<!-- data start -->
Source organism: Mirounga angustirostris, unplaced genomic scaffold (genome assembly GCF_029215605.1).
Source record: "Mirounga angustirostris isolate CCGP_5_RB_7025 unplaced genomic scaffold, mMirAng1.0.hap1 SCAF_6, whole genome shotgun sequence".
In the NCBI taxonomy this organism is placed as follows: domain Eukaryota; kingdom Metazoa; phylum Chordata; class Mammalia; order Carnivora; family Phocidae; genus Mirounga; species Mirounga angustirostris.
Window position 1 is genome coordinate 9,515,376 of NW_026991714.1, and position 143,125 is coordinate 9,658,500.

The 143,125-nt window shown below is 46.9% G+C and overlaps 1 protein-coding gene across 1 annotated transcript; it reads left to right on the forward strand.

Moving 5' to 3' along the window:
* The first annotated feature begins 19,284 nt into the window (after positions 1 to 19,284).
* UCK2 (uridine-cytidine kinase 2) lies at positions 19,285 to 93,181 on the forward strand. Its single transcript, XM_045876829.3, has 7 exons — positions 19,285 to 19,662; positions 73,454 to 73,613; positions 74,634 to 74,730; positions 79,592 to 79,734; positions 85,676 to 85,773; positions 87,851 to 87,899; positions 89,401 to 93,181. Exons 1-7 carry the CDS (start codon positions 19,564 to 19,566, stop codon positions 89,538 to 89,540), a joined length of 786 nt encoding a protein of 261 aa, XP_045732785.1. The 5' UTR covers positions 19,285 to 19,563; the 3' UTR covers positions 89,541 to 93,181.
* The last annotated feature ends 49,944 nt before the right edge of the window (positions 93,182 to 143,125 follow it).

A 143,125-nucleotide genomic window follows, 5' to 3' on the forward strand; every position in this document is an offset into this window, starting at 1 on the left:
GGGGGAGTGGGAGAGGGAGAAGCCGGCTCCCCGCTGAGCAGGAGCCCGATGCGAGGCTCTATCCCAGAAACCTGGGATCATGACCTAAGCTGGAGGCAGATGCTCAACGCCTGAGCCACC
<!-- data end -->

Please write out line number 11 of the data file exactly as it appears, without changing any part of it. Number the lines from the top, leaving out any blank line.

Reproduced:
GGGGGAGTGGGAGAGGGAGAAGCCGGCTCCCCGCTGAGCAGGAGCCCGATGCGAGGCTCTATCCCAGAAACCTGGGATCATGACCTAAGCTGGAGGCAGATGCTCAACGCCTGAGCCACC